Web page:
It is in reality fun to get a good deal while buying a fabric for any given purpose from dress material to bed sheets. Nobody minds saving a bit during shopping spree, except for the business organisations; it is a huge loss to the business when a fabric has to be sold as seconds or even at lower price. While determining the percentages of various costs which add to the garment cost it is realised that the raw material cost 50 percent, direct labour cost 20 percent, indirect labour charges and factory overheads 30 percent. An error during fabric manufacturing can imply reduction in the relative cost of fabric. Though all the factors involved in making a garment are significant, it is the fabric that dominants the cost factors and thus it should be managed properly. It can save a lot of funds if properly managed.

Identifying the faults that occur during manufacturing process at various stages is a must for the textile houses, as a single fault can reduce the cost of fabric by 45 percent to 65 percent. The defects that occur during fabric manufacturing process are classified as yarn related defects, knitting elements related defects, machine settings related defects, dyeing and finishing related defects, non-woven fabric defects and other common defects.

Yarn related defects: The yarn related faults appear in the horizontal direction on the fabric. These defects include barriness, thick and thin lines, dark or light horizontal lines (due to the difference in dye pick up), imperfections, contaminations, snarling and spirality.

ff2.jpgKnitting elements related defects: Almost all the defects appearing in the vertical direction in the knitted fabrics are as a cause of bad knitting elements. Needle, sinker lines and drop stitches etc. are examples of the same.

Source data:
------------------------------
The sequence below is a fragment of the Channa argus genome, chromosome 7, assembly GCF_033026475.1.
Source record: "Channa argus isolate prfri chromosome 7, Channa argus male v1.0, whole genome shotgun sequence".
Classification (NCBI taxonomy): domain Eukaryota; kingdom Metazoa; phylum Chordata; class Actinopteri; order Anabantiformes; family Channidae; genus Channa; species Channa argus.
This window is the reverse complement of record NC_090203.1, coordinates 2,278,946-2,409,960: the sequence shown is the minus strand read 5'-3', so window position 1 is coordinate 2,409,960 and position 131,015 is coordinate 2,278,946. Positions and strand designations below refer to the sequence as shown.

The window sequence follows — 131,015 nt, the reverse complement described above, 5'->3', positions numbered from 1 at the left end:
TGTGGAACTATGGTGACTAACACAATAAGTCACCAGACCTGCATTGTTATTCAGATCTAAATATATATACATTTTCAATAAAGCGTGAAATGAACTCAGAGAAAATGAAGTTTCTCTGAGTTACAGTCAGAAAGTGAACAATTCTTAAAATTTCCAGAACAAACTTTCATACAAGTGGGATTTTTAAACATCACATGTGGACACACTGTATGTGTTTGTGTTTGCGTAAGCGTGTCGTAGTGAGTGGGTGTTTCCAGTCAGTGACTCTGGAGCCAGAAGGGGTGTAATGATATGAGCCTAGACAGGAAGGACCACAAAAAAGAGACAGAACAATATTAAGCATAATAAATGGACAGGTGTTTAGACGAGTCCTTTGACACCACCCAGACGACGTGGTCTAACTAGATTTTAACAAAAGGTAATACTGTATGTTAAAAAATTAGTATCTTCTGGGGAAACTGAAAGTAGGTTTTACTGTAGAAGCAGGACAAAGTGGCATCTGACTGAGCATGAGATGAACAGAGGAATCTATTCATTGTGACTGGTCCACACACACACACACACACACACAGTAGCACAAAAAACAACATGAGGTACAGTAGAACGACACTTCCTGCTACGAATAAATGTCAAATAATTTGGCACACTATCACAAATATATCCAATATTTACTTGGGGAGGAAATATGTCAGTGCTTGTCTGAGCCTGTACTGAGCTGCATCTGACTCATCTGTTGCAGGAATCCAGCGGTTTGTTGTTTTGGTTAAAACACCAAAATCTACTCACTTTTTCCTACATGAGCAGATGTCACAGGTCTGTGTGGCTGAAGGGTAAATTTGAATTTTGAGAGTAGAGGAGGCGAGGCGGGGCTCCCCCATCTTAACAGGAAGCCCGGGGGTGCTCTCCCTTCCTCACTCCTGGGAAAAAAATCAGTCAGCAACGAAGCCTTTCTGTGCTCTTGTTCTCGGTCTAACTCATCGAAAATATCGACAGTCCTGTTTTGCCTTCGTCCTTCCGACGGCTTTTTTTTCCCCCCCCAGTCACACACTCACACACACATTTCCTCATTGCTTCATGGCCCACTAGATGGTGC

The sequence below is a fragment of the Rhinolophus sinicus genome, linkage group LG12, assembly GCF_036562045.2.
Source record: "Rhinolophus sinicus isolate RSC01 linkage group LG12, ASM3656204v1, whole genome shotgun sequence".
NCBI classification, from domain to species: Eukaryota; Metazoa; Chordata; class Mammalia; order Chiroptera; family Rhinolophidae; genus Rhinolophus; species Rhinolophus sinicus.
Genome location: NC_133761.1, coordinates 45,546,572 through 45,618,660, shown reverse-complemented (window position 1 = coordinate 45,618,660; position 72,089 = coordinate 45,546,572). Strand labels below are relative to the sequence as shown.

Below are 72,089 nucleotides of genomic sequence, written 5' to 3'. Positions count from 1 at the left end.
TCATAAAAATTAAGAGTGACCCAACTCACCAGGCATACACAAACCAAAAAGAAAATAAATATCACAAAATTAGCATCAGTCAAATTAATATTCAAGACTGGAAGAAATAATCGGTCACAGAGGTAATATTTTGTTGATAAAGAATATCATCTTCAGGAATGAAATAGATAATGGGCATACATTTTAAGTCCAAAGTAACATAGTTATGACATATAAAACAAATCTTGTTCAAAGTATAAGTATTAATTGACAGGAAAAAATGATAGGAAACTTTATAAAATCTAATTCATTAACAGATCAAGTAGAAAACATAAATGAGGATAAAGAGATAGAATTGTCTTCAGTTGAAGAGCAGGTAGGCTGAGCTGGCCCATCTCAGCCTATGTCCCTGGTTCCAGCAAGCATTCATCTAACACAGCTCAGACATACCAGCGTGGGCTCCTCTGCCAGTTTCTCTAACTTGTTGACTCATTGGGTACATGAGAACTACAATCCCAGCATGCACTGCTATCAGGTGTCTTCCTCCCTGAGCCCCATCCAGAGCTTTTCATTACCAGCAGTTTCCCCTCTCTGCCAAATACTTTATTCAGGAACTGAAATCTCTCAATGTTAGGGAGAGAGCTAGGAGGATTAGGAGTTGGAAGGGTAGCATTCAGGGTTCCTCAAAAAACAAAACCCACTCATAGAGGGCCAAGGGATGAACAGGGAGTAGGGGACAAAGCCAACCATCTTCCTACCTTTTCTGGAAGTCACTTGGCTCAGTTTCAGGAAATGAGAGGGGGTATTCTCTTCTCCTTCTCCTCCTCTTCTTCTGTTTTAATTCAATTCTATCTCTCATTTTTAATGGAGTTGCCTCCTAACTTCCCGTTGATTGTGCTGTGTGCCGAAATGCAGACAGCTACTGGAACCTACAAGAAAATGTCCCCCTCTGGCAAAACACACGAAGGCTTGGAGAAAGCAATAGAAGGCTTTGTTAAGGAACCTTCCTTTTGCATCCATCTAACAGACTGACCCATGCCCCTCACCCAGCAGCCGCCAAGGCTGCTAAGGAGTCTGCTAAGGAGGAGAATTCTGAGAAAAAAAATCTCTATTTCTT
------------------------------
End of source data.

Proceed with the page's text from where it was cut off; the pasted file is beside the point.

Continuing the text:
Machine setting defects: Machine settings related defects appear randomly in the knitted fabrics due to the wrong knitting machine settings and that of the machine parts. The defects mainly include yarn streaks, fabric press off, barriness, drop stitches, spirality and broken ends.

Dyeing related defects: This category includes softener marks, dyeing patches, colour fading, tonal variation, crease or rope marks and shade variation.

Finishing related defects: Defects caused mainly due to the wrong process parameters in finishing process are high shrinkage, skewing, surface hairiness and snagging (sharp points in the dyeing machine or trolley etc.), tonal variation, wet squeezer marks, fold marks, fabric width variation, pilling, GSM variation, and curling.

Defects in non-woven: Fabric faults in non-woven fabric include weight variation, needle break, poor opening, needle punch not up to the level, weak adhesive, defective spraying, defective stitching, defective felting and bonding.

Other common defects: Nevertheless, the most common faults in fabric include abrasion mark, which is a place in the fabric where the surface has been damaged due to friction or abnormally weakened by any operation through which it has been passed. There's double pick i.e. two yarns running simultaneously, mostly in the weft yarn. Oil stain marks during manufacturing process on the fabric are also common. A hole in fabric, resulting from a breakage of yarns in the fabric involving more than two yarns, bow which emerges as lines of yarn dyed stripes that form a bow shape along the width of fabric, et al are frequently occurring defects that spoil the richness of fabric during manufacturing process.